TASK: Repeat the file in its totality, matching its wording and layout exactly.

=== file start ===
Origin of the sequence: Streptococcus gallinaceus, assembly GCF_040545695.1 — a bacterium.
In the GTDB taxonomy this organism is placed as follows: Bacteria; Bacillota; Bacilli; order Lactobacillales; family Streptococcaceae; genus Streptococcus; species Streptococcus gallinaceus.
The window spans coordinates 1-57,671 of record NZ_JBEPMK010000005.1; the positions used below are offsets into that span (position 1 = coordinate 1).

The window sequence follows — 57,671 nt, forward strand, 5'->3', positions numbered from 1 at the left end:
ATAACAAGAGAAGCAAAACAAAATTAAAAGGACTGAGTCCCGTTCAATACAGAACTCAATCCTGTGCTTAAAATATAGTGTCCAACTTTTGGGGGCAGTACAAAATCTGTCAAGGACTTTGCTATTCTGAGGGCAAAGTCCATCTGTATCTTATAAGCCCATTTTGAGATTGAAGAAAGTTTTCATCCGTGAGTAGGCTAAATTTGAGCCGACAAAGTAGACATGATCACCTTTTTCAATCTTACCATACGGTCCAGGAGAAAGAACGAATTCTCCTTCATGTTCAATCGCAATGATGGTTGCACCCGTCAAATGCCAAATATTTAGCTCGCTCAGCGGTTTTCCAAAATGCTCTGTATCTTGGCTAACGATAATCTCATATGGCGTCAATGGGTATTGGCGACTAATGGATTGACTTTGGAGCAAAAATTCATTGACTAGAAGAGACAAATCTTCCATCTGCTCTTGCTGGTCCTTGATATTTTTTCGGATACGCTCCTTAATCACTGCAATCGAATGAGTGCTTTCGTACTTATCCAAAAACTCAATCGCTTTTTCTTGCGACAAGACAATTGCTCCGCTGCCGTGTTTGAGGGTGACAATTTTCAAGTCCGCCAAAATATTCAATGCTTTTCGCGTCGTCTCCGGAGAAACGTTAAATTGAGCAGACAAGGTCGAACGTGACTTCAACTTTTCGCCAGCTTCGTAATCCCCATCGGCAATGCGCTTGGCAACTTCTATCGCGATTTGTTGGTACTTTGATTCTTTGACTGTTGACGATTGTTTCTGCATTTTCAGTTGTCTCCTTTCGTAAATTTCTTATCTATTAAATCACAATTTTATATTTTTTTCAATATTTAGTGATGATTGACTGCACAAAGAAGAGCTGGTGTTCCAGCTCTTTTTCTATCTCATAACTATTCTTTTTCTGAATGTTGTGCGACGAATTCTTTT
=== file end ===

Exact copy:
Origin of the sequence: Streptococcus gallinaceus, assembly GCF_040545695.1 — a bacterium.
In the GTDB taxonomy this organism is placed as follows: Bacteria; Bacillota; Bacilli; order Lactobacillales; family Streptococcaceae; genus Streptococcus; species Streptococcus gallinaceus.
The window spans coordinates 1-57,671 of record NZ_JBEPMK010000005.1; the positions used below are offsets into that span (position 1 = coordinate 1).

The window sequence follows — 57,671 nt, forward strand, 5'->3', positions numbered from 1 at the left end:
ATAACAAGAGAAGCAAAACAAAATTAAAAGGACTGAGTCCCGTTCAATACAGAACTCAATCCTGTGCTTAAAATATAGTGTCCAACTTTTGGGGGCAGTACAAAATCTGTCAAGGACTTTGCTATTCTGAGGGCAAAGTCCATCTGTATCTTATAAGCCCATTTTGAGATTGAAGAAAGTTTTCATCCGTGAGTAGGCTAAATTTGAGCCGACAAAGTAGACATGATCACCTTTTTCAATCTTACCATACGGTCCAGGAGAAAGAACGAATTCTCCTTCATGTTCAATCGCAATGATGGTTGCACCCGTCAAATGCCAAATATTTAGCTCGCTCAGCGGTTTTCCAAAATGCTCTGTATCTTGGCTAACGATAATCTCATATGGCGTCAATGGGTATTGGCGACTAATGGATTGACTTTGGAGCAAAAATTCATTGACTAGAAGAGACAAATCTTCCATCTGCTCTTGCTGGTCCTTGATATTTTTTCGGATACGCTCCTTAATCACTGCAATCGAATGAGTGCTTTCGTACTTATCCAAAAACTCAATCGCTTTTTCTTGCGACAAGACAATTGCTCCGCTGCCGTGTTTGAGGGTGACAATTTTCAAGTCCGCCAAAATATTCAATGCTTTTCGCGTCGTCTCCGGAGAAACGTTAAATTGAGCAGACAAGGTCGAACGTGACTTCAACTTTTCGCCAGCTTCGTAATCCCCATCGGCAATGCGCTTGGCAACTTCTATCGCGATTTGTTGGTACTTTGATTCTTTGACTGTTGACGATTGTTTCTGCATTTTCAGTTGTCTCCTTTCGTAAATTTCTTATCTATTAAATCACAATTTTATATTTTTTTCAATATTTAGTGATGATTGACTGCACAAAGAAGAGCTGGTGTTCCAGCTCTTTTTCTATCTCATAACTATTCTTTTTCTGAATGTTGTGCGACGAATTCTTTT